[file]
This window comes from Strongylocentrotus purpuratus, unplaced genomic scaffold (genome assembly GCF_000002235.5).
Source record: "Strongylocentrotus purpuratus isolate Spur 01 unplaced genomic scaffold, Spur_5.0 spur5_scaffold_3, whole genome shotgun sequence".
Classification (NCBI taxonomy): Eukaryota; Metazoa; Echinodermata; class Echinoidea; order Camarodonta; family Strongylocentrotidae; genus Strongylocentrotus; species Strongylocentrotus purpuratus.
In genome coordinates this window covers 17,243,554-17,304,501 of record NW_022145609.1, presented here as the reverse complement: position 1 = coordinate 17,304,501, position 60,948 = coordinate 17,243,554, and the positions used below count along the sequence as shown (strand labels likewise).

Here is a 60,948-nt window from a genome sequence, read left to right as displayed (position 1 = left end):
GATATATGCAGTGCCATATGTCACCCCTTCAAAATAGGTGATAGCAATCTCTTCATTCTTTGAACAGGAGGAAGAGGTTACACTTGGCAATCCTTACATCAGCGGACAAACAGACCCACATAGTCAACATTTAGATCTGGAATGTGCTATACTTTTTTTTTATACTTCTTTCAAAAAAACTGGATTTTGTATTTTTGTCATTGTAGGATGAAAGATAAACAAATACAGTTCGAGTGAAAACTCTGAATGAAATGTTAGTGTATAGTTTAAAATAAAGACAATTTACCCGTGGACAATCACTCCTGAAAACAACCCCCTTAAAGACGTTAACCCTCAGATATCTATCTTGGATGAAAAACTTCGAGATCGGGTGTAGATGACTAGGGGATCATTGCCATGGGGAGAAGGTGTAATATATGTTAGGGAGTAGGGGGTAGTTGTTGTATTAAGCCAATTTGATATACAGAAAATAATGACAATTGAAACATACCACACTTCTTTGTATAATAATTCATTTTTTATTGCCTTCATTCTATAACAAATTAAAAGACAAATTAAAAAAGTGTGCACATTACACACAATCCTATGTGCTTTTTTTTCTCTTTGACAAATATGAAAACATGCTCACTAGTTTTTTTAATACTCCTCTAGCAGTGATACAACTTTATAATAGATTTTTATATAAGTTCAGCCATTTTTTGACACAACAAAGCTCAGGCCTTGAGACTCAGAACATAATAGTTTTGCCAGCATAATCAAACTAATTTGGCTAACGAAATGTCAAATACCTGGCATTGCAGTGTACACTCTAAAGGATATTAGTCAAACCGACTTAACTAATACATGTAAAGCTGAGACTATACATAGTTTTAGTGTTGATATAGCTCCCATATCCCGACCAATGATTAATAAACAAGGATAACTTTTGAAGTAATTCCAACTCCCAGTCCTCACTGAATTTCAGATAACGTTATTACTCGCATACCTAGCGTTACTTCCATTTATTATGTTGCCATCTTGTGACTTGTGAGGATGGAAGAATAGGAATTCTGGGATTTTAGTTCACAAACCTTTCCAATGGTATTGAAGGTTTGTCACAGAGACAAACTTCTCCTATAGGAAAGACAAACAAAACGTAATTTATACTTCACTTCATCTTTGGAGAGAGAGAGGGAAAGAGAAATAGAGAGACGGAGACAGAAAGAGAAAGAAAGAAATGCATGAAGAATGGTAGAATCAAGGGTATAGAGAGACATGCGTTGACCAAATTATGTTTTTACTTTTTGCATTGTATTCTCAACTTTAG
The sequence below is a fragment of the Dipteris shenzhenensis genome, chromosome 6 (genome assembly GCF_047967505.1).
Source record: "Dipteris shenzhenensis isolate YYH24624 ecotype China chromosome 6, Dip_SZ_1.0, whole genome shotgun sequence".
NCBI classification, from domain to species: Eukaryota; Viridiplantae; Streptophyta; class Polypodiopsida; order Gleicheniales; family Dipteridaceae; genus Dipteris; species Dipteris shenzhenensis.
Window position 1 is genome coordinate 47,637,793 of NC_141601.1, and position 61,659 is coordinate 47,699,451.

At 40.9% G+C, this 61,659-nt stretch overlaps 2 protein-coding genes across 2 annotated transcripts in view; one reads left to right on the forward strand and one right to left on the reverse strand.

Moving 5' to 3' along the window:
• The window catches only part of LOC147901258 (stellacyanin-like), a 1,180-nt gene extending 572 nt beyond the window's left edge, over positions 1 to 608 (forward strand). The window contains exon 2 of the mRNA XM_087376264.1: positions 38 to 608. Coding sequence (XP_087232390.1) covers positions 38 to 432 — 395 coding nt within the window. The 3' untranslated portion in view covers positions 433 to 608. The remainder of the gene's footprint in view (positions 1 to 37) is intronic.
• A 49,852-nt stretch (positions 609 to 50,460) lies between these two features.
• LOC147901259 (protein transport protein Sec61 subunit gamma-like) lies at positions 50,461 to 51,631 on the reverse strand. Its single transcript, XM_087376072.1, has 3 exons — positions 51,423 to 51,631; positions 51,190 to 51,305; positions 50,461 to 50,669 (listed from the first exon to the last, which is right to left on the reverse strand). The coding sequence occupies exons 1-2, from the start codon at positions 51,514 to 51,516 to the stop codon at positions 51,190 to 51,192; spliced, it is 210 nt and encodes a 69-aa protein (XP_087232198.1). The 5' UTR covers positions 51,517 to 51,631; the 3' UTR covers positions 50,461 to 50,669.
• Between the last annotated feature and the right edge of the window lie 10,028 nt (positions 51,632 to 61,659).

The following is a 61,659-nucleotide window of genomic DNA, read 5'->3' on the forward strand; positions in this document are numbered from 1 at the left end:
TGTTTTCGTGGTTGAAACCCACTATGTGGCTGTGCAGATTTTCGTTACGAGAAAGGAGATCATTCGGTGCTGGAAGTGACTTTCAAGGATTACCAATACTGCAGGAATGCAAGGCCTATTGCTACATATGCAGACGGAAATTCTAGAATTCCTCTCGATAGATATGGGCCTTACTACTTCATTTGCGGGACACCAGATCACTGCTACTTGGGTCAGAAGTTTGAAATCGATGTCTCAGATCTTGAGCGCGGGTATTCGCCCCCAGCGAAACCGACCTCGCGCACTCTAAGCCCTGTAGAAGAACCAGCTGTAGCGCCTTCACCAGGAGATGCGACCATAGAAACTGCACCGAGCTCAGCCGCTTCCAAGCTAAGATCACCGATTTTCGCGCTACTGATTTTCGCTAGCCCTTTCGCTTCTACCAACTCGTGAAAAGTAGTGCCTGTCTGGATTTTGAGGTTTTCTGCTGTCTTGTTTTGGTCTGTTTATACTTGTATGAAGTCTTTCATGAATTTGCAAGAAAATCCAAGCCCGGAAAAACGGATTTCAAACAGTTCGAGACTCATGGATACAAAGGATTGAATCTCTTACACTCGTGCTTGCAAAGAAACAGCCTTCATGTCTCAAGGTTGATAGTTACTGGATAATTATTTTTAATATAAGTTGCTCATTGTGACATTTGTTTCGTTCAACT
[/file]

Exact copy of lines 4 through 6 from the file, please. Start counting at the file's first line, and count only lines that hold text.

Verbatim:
In genome coordinates this window covers 17,243,554-17,304,501 of record NW_022145609.1, presented here as the reverse complement: position 1 = coordinate 17,304,501, position 60,948 = coordinate 17,243,554, and the positions used below count along the sequence as shown (strand labels likewise).

Here is a 60,948-nt window from a genome sequence, read left to right as displayed (position 1 = left end):
GATATATGCAGTGCCATATGTCACCCCTTCAAAATAGGTGATAGCAATCTCTTCATTCTTTGAACAGGAGGAAGAGGTTACACTTGGCAATCCTTACATCAGCGGACAAACAGACCCACATAGTCAACATTTAGATCTGGAATGTGCTATACTTTTTTTTTATACTTCTTTCAAAAAAACTGGATTTTGTATTTTTGTCATTGTAGGATGAAAGATAAACAAATACAGTTCGAGTGAAAACTCTGAATGAAATGTTAGTGTATAGTTTAAAATAAAGACAATTTACCCGTGGACAATCACTCCTGAAAACAACCCCCTTAAAGACGTTAACCCTCAGATATCTATCTTGGATGAAAAACTTCGAGATCGGGTGTAGATGACTAGGGGATCATTGCCATGGGGAGAAGGTGTAATATATGTTAGGGAGTAGGGGGTAGTTGTTGTATTAAGCCAATTTGATATACAGAAAATAATGACAATTGAAACATACCACACTTCTTTGTATAATAATTCATTTTTTATTGCCTTCATTCTATAACAAATTAAAAGACAAATTAAAAAAGTGTGCACATTACACACAATCCTATGTGCTTTTTTTTCTCTTTGACAAATATGAAAACATGCTCACTAGTTTTTTTAATACTCCTCTAGCAGTGATACAACTTTATAATAGATTTTTATATAAGTTCAGCCATTTTTTGACACAACAAAGCTCAGGCCTTGAGACTCAGAACATAATAGTTTTGCCAGCATAATCAAACTAATTTGGCTAACGAAATGTCAAATACCTGGCATTGCAGTGTACACTCTAAAGGATATTAGTCAAACCGACTTAACTAATACATGTAAAGCTGAGACTATACATAGTTTTAGTGTTGATATAGCTCCCATATCCCGACCAATGATTAATAAACAAGGATAACTTTTGAAGTAATTCCAACTCCCAGTCCTCACTGAATTTCAGATAACGTTATTACTCGCATACCTAGCGTTACTTCCATTTATTATGTTGCCATCTTGTGACTTGTGAGGATGGAAGAATAGGAATTCTGGGATTTTAGTTCACAAACCTTTCCAATGGTATTGAAGGTTTGTCACAGAGACAAACTTCTCCTATAGGAAAGACAAACAAAACGTAATTTATACTTCACTTCATCTTTGGAGAGAGAGAGGGAAAGAGAAATAGAGAGACGGAGACAGAAAGAGAAAGAAAGAAATGCATGAAGAATGGTAGAATCAAGGGTATAGAGAGACATGCGTTGACCAAATTATGTTTTTACTTTTTGCATTGTATTCTCAACTTTAG